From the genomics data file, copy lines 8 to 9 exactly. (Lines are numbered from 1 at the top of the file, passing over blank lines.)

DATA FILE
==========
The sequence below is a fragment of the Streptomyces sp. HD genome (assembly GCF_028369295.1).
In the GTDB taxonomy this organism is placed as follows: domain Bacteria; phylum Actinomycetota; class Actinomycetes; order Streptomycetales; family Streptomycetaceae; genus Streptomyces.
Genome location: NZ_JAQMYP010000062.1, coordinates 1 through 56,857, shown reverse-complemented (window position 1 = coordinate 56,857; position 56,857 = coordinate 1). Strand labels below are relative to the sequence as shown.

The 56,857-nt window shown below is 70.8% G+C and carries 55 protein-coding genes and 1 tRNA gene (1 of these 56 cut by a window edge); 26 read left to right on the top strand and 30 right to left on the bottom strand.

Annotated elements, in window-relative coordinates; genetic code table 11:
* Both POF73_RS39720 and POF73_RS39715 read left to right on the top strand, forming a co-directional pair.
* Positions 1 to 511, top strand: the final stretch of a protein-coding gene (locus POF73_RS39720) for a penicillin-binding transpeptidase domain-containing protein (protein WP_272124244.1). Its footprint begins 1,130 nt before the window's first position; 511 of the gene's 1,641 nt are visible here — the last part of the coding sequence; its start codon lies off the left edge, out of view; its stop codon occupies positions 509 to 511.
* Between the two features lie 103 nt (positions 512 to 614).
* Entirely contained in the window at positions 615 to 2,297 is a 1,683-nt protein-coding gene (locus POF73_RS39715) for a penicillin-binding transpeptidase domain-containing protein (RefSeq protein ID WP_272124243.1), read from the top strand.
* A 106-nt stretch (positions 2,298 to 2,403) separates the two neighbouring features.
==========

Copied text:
* Between the two features lie 103 nt (positions 512 to 614).
* Entirely contained in the window at positions 615 to 2,297 is a 1,683-nt protein-coding gene (locus POF73_RS39715) for a penicillin-binding transpeptidase domain-containing protein (RefSeq protein ID WP_272124243.1), read from the top strand.